First Look: CityVille


Social gaming juggernaut Zynga has finally flipped the switch on their long-awaited town building title: CityVille! Is the game destined to become a mega-hit like nearly every other Zynga title, or is it merely a re-hash of the town building concepts others games have introduced? Social Game Central is here to give you the full scoop.

The first thing we noticed about CityVille is that despite being a town-building title along the lines of My Town, Social City, and Millionaire City (among others), the game actually has more in common with Zynga’s own FrontierVille than any of their competitor’s titles. Players have an energy bar that refills over time, and must spend this energy to complete most in-game tasks, including constructing buildings, chopping down wild trees, and supplying businesses with raw goods.

Also like FrontierVille, gamers are guided through the game by a lengthy series of missions. Some are quite simple (Harvest Four Carrots), while others require more preparation and more help from neighbors.

Although CityVille is still quite easy to pick up and play, the game is probably the most complex Zynga has ever made – to progress, players will need to keep track of all aspects of their city’s health. The bulk of CityVille’s gameplay revolves around smoothly managing a chain of supplies. All elements are interconnected. For example, to raise their city’s population, players will need to have enough money to build homes. Players earn money via their town’s businesses. These businesses only produce money if they are supplied with raw goods, which are collected from farms.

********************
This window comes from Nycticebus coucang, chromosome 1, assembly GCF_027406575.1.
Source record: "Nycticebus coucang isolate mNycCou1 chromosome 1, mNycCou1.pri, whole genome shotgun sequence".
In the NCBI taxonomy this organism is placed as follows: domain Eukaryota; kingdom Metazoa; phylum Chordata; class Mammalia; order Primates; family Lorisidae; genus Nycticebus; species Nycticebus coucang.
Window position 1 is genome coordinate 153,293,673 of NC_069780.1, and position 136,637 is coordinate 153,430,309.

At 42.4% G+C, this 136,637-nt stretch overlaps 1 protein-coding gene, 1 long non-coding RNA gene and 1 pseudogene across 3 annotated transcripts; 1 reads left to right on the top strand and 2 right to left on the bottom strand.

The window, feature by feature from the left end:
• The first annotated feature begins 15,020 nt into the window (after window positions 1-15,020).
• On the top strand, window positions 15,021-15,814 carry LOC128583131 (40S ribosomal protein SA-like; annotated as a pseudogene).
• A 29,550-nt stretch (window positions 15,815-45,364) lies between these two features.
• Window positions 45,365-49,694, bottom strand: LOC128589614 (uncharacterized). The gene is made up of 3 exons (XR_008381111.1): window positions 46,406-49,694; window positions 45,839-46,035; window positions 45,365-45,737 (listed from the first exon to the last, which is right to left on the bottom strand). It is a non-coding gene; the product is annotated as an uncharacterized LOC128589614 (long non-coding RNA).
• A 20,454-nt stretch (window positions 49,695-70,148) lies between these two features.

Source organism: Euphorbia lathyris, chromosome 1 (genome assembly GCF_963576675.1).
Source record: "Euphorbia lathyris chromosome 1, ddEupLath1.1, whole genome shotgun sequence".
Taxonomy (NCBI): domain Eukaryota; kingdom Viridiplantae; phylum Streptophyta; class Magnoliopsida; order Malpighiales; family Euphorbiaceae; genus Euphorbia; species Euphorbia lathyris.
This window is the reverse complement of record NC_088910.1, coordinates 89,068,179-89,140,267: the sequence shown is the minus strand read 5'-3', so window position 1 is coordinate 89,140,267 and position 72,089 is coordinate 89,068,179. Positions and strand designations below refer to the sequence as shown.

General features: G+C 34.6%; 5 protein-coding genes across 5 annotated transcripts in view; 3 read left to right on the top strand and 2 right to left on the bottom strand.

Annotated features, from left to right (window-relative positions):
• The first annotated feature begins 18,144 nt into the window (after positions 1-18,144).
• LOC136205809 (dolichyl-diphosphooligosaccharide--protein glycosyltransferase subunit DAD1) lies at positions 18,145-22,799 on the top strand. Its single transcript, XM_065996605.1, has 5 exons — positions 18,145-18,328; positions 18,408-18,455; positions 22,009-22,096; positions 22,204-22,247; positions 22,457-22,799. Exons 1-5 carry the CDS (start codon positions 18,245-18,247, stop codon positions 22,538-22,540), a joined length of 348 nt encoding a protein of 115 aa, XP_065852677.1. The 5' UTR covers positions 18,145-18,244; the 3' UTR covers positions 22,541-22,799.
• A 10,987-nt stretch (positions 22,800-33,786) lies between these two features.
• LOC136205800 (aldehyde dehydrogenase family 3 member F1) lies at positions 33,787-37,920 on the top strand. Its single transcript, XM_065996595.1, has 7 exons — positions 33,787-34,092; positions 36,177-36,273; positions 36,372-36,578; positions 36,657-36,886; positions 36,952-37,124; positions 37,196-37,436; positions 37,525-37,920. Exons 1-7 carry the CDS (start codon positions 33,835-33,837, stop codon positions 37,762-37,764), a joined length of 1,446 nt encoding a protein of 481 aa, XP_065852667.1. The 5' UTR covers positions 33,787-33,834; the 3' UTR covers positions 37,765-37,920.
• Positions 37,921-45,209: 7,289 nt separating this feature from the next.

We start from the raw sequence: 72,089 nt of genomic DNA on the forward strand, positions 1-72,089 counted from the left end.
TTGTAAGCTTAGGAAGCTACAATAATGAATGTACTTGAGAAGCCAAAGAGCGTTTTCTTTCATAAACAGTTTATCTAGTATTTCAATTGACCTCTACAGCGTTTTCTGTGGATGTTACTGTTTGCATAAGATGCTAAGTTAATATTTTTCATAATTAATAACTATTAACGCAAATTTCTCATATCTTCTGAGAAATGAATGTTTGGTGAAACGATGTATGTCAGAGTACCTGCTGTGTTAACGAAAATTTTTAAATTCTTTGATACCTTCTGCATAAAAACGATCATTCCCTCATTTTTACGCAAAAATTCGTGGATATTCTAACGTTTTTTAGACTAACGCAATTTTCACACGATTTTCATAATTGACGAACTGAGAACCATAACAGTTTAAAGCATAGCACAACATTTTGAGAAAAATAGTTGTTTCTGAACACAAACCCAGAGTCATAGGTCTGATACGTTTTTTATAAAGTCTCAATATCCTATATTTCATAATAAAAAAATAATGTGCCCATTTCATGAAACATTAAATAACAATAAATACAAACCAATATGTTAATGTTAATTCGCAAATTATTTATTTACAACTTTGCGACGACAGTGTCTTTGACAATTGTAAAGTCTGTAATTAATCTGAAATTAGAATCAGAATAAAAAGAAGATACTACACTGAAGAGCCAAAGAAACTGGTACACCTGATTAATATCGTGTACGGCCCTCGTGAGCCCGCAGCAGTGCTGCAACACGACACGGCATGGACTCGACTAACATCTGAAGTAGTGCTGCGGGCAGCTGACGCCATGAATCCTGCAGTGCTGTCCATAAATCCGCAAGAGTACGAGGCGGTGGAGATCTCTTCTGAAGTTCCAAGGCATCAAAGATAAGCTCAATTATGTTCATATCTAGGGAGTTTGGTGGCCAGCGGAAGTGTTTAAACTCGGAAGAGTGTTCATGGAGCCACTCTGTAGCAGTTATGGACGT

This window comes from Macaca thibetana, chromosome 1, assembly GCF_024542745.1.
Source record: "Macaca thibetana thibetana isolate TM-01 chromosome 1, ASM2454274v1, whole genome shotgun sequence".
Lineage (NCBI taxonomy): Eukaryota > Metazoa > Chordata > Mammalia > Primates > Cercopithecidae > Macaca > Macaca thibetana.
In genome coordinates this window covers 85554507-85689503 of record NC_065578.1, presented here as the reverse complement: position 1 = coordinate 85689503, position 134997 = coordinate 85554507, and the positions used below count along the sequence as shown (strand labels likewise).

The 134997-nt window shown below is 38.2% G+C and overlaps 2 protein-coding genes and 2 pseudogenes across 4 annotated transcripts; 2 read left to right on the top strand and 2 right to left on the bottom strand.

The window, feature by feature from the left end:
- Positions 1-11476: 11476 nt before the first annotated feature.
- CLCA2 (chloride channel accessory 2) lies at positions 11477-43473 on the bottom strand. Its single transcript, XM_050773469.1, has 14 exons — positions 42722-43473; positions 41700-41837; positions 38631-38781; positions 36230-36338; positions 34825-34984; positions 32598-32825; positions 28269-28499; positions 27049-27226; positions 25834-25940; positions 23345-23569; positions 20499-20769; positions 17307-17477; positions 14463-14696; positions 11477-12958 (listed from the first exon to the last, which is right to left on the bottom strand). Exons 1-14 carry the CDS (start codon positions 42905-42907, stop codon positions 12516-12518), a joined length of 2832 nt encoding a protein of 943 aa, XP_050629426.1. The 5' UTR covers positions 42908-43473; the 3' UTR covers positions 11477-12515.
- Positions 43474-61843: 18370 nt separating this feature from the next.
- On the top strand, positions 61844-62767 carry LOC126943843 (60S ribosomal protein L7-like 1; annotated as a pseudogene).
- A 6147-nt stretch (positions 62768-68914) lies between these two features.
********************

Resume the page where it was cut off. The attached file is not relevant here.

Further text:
It is certainly more complex than FarmVille or FrontierVille, but it never feels overwhelming. Players produce goods via farming plots, turn those goods into cash via businesses, and spend that cash on homes, decorations, and everything else they need for their cities to thrive.

CityVille’s social element is a major departure from other social games, including Zynga’s own. Rather than lean on news feed posts, CityVille instead has players reaching out to their social graph on a one on one basis, asking individual friends for help via notifications. Players need 7 employees to staff their police department, for example. Rather than making a news feed post asking for employees, players can instead bulk send notifications asking for help to up to 60 of their friends at once. We’re still mulling over the ramifications of this major change, and will have more thoughts on it soon.